De Borchgrave, who has interviewed Moammar Gadhafi six times, also says the Libyan leader is manic-depressive who is going through a manic phrase where he is “taking on the world.”
A 30-year veteran of Newsweek magazine, de Borchgrave now is director of the Transnational Threats Project at the Center for Strategic and International Studies, editor-at-large at United Press International and The Washington Times, and a Newsmax correspondent.
In an exclusive interview with Newsmax.TV, de Borchgrave discussed the impact that the uprisings in Libya, Iran, and other Middle Eastern nations could have on the price of oil. Some economists also have speculated that, if oil surged to $400, the pump price for gasoline could hit $15 a gallon.
“This could get pretty bad because of what’s going on in Libya,” he says. “Libya pumps about 1.8 million barrels a day,” some of which is pumped out of the eastern region around Benghazi “which has now in effect seceded.
“Libya supplies around 74 percent of Europe’s oil and if that is cut, which it could very well be in the next few days, oil will be spiking again.”
The United States does not buy oil from Libya, but de Borchgrave points out that “oil is a global commodity and what hurts in one part of the world is bound to have an impact on other parts of the world.
“If you remove 1.8 million barrels per day, that’s taking quite a chunk out of the world oil market. To tell you to where the prices could spike, I really can’t tell. But if we were to have any trouble in the Straits of Hormuz in the Persian Gulf, you could see oil going up to two or three hundred dollars a barrel very quickly.”
Oil was selling at more than $95 a barrel on Tuesday afternoon, and there’s no telling where prices at the pump — currently around $3.17 a gallon — could rise to if per-barrel oil prices soared to those levels, according to de Borchgrave.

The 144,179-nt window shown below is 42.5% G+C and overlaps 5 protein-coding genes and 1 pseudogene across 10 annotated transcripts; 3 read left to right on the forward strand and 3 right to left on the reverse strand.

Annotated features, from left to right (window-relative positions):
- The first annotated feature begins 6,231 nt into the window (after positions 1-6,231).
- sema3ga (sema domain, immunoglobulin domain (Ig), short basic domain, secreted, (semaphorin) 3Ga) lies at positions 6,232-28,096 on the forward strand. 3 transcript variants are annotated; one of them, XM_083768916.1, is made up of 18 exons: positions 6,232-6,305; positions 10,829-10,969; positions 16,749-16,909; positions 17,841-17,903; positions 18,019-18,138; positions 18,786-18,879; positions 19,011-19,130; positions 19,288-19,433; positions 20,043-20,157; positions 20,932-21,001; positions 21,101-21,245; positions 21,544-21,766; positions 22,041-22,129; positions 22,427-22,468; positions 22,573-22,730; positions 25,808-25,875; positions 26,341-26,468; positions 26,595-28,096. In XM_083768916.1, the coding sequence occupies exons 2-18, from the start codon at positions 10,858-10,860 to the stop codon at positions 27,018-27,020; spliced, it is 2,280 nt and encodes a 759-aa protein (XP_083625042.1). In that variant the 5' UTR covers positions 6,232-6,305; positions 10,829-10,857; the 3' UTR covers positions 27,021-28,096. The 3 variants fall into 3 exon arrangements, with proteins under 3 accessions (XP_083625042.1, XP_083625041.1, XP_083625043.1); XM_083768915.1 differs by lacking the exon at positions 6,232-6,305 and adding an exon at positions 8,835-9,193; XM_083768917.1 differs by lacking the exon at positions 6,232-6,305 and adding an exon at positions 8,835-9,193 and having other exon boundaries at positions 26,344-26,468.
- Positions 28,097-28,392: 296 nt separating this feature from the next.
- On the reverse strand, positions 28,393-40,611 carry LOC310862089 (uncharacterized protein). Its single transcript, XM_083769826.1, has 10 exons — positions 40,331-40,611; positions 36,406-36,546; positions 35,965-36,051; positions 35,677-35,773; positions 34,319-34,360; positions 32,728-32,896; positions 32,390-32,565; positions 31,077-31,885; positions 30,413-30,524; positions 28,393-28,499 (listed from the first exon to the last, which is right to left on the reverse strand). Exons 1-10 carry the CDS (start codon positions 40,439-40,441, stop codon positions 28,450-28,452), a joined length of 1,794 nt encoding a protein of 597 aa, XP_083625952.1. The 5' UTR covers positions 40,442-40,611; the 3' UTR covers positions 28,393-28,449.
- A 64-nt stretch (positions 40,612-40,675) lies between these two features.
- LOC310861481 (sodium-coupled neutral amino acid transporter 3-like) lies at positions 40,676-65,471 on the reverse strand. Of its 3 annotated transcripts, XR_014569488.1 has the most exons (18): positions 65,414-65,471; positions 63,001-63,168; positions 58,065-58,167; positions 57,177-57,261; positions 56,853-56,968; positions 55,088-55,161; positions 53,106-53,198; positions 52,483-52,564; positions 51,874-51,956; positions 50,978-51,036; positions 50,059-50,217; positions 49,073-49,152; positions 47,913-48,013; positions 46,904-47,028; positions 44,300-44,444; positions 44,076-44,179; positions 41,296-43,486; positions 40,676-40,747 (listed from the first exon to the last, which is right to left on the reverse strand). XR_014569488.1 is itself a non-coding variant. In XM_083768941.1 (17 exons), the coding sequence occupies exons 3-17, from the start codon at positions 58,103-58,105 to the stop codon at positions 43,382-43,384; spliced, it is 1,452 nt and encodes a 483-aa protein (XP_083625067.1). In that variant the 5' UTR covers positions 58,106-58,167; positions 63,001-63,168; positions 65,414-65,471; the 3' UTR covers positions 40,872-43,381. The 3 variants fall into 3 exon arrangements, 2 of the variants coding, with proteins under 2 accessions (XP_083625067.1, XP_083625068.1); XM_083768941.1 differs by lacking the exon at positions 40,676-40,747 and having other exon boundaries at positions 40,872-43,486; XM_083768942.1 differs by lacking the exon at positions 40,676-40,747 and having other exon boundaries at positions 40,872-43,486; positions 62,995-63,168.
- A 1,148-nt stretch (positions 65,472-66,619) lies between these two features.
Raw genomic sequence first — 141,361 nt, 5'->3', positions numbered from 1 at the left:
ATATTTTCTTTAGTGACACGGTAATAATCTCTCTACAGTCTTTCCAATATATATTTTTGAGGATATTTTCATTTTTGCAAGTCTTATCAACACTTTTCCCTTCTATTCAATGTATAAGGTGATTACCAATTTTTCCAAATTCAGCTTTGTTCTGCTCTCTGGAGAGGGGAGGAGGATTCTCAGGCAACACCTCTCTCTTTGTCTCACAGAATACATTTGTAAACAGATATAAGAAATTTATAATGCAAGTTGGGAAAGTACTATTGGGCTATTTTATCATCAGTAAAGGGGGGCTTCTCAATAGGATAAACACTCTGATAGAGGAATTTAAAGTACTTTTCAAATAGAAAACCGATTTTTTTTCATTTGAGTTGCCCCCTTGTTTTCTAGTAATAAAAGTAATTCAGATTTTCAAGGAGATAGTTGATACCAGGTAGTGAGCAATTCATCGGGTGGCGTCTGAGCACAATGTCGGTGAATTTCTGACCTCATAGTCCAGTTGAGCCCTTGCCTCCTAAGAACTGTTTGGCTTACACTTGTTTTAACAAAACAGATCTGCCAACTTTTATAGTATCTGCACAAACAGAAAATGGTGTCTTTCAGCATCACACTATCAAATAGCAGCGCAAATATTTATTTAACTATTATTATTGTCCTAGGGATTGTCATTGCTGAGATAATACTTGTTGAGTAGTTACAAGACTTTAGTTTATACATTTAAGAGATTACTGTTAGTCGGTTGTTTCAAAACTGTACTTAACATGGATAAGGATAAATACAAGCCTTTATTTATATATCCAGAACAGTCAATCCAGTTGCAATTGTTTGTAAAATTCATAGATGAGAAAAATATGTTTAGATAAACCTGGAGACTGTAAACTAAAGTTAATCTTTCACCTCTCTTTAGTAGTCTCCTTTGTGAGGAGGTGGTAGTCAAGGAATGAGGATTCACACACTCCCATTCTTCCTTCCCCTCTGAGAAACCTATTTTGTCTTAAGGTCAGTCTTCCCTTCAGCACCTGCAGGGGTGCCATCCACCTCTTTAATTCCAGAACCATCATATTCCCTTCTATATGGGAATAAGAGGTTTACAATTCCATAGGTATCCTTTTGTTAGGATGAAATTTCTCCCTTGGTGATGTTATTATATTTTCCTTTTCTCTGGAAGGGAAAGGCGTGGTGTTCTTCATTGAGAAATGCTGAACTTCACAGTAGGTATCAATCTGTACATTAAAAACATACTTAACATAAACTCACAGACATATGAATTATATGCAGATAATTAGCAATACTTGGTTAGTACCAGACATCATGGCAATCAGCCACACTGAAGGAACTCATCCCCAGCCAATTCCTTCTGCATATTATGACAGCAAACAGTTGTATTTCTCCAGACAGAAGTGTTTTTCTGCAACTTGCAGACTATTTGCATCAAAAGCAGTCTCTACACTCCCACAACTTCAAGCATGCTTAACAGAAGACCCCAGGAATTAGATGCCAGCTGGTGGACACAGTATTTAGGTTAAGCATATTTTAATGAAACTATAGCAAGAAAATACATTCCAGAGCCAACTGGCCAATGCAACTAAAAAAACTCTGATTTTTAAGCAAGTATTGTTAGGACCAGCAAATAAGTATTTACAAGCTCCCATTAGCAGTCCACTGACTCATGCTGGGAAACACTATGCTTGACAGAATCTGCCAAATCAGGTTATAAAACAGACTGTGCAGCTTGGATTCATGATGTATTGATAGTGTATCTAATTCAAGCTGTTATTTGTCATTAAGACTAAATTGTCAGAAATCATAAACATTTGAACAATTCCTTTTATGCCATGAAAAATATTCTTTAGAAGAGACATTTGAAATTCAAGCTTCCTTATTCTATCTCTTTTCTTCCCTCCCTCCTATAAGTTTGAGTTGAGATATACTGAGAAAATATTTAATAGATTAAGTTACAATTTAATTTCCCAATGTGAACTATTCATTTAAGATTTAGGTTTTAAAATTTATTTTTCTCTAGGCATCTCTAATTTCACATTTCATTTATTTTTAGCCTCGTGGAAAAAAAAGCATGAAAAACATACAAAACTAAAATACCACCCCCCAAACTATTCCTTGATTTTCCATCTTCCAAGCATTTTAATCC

Events in Iran, which also has been rocked recently with popular unrest, could in fact “drive oil up to $300 or $400 a barrel very quickly because we’re dealing with the Straits of Hormuz through which about 28 percent of the world’s oil passes every day,” de Borchgrave tells Newsmax.
If the United States or Israel launched an attack on Iran’s nuclear facilities, he adds, “it wouldn’t be difficult for the Iranians to sow a few mines, and the Iranians today have the capability of landing a missile on the deck of an aircraft carrier.”
Reports out of Libya say hundreds of people have been killed in the Libyan government’s crackdown on protesters, and Secretary of State Hillary Clinton has called on Moammar Gadhafi to stop the bloodshed. Asked whether Gadhafi cares what the rest of the world says about him, de Borchgrave responds: “Not really. The man is not normal mentally.
“I’ve interviewed him six times and have no hesitation in calling him a manic-depressive. I’ve seen him through his manic phases and his depressive phases. What he’s going through today would seem to be a manic phase, where he’s taking on the world. He’s talking about thousands of casualties, and his son is on television talking about fighting until the last drop of blood. It’s to be taken seriously.
“The man is now in a manic phase and he thinks he’s going to take on the giant, the United States.”
De Borchgrave warns about the danger the Muslim Brotherhood poses in the Middle East.
“A lot of people are going around saying the Muslim Brotherhood has changed its colors, they’re a totally different political animal, they’re willing to work through the democratic process and fight fairly in elections. I would say, don’t believe that for a second.
“We’ve just seen in the past few days some very extreme Muslim Brotherhood leaders showing up in Cairo for the first time in 50 years, in the case of one of them, and speaking about how much they hate the Jews and their American protectors.”
Pirates killed four Americans off the coast of Somalia. Asked whether the U.S. Navy should do more to head off pirate attacks, de Borchgrave says: “I think we should all be doing a lot more than we’ve been doing.
“We’ve been dealing with legal technicalities far too much up until now,” and the piracy will be curtailed “the minute that word gets around among these pirates that two or three of their boats have been blown out of the water by the U.S. Navy or any of the other navies in the area.”